WOW Gal Angel

Irena (Krzyżanowska) Sendler

Irena Sendler, born in 1910, in Warsaw, Poland, was raised by her parents to respect and love people regardless of their ethnicity or social status.

She grew up in the town of Otwock, Poland. Her father was the only doctor who would treat the poor, mostly Jewish community of this tragic disease. As he himself was dying he told 7-year-old Irena, “If you see someone drowning you must try to rescue them, even if you cannot swim.”

During WWII, as a nurse and employee of the Social WelfareDepartment she had a special permit to enter the Warsaw Ghetto to check for signs of typhus, a disease the Germans feared would spread beyond the Ghetto. During these visits, she wore a Star of David as a sign of solidarity with the Jewish people. Under the pretext of conducting inspections of sanitary conditions within the Ghetto, Sendler and her co-workers of Żegota, an underground organization, smuggled Jewish infants out in the bottom of the tool box she carried. She also carried a burlap sack in the back of her truck for larger kids. 

During her time of doing this she managed to smuggle out and save 2500 kids/infants taking the children past the Nazi guards or using one of the many means of escape from the Ghetto (the old courthouse). Then helped adopt them into the homes of Polish families or hiding them in convents and orphanages. She and her network made lists of the children’s real names and put the lists in jars, then buried the jars in a garden, so that someday she could dig up the jars and find the children to tell them of their real identity. The Nazis captured her and she was beaten severely, but the Polish underground bribed a guard at Pawiak Prison to release her, and she entered into hiding.

Irena kept a dog in the back of her truck that she had trained to bark when the Nazi soldiers let her in and out of the ghetto. The soldiers, of course, wanted nothing to do with the dog and the barking which covered the kids/infants noises.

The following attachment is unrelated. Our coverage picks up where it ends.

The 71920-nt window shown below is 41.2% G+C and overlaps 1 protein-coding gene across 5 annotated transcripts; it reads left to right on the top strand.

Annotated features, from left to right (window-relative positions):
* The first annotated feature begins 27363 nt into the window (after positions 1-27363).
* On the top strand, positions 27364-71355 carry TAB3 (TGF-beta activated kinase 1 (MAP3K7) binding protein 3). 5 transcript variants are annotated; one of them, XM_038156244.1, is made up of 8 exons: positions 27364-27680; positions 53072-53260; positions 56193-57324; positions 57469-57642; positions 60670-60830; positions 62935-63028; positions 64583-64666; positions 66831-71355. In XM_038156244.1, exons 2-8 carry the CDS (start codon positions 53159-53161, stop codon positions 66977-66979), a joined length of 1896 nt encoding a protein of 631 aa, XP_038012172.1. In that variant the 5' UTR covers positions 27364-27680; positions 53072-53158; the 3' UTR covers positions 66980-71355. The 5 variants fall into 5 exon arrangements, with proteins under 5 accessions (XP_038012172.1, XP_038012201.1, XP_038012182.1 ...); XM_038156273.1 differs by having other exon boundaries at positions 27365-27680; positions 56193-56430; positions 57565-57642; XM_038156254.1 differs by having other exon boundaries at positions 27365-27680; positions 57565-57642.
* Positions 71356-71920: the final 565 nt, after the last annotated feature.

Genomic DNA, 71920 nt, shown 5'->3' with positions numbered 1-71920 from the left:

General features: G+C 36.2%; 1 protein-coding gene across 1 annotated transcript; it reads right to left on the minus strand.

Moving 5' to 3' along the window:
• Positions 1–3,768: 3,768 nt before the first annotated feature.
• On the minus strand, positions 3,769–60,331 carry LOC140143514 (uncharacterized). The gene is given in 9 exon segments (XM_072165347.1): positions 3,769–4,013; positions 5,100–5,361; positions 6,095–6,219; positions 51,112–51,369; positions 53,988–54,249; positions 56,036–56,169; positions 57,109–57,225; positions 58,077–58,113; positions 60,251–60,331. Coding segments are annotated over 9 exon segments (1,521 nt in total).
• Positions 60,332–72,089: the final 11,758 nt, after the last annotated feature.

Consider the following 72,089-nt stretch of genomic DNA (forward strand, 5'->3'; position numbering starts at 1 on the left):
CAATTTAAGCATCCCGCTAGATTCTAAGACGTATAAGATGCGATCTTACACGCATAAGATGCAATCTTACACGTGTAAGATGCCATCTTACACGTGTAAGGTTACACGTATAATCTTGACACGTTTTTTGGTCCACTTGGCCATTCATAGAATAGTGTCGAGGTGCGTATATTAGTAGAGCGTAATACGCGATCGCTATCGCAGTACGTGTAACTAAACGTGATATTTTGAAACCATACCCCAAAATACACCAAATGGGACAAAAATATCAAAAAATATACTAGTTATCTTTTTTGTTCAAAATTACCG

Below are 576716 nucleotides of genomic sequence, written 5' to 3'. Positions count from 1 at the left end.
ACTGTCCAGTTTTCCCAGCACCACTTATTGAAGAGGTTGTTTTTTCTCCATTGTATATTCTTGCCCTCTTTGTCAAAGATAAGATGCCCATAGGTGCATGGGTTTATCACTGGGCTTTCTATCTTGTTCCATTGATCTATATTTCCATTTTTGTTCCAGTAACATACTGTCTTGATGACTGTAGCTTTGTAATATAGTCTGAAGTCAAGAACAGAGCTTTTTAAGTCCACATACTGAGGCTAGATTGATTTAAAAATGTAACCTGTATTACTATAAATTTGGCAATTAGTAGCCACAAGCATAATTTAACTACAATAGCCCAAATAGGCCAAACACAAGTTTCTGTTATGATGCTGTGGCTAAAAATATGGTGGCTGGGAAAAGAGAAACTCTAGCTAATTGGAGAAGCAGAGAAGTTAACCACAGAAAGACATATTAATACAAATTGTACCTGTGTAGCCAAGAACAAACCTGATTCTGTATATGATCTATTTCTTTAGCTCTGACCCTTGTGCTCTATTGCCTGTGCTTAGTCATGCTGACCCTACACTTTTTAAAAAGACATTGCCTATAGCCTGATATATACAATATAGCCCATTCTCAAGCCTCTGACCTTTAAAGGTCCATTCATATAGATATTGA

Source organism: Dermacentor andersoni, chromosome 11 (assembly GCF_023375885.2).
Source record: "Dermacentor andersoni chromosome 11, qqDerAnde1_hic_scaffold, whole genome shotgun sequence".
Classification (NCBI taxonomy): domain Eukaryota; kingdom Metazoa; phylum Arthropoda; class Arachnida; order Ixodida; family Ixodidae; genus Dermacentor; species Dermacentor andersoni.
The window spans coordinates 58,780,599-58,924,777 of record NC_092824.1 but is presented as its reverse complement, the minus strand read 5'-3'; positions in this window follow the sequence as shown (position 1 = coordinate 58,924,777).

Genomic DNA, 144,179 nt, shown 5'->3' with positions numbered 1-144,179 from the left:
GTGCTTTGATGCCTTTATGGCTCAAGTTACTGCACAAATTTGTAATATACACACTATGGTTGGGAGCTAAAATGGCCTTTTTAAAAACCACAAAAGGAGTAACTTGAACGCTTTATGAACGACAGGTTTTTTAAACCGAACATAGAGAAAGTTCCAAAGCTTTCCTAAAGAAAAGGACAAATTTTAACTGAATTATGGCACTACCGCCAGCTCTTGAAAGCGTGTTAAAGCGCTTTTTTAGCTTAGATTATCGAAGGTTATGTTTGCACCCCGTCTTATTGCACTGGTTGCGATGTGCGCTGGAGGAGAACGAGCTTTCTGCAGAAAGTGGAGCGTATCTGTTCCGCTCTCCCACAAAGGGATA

Irena had made false documents for people in the Warsaw area from 1939 to 1942, helping save so many children, adults, and families BEFORE she joined the underground Zegota in December of 1942. In fact, hers life was one of standing up for others. 

After the war, she tried to locate any parents that may have survived and tried to reunite the family. Most had been gassed. Those kids she helped got placed into foster family homes or adopted.

Ultimately, she was caught, however, and the Nazi's broke both of her legs and arms and beat her severely. She escaped Pawiak prison and stayed in hiding for most of the rest of the war.

So inspired by her story to a group of students from a school in Kansas created and performed a play about it called Life in a Jar. From that time on they would take a jar to every performance and collect funds for Irena and other Polish rescuers. 

The significance of this project really started to grow with many numerous contacts. These contacts assisted the students in sending the funds to Poland for the care of Irena and of other rescuers. They wrote her and she wrote dozens of deeply meaningful letters to them with such comments as, “my emotion is being shadowed by the fact that my co-workers have all passed on, and these honors fall to me. I can’t find words to thank you, for my own country and the world to know of the bravery of rescuers. Before the day you had written Life in a Jar, the world did not know our story; your performance and work is continuing the effort I started over fifty years ago. You are my dearly beloved ones.

In 2001, their teacher raised the funds then traveled with four students, several parents and his wife to Warsaw, Poland. They spent time with Irena. They also met a famous Polish poet who was saved by her and an author of a well-known memoir of the Holocaust who called the students rescuers of the rescuer; The Polish press made this story international news. Irena’s story was finally reaching others. 

In 2007 Irena was up for the Nobel Peace Prize. She was not selected.  

She died May 12, 2008 (aged 98) in Warsaw, Poland. Irena’s loving energy lives on in everyone she helped survive and their future ancestors.

Compiled & Contributed by Admirer Carolyn Shannon 


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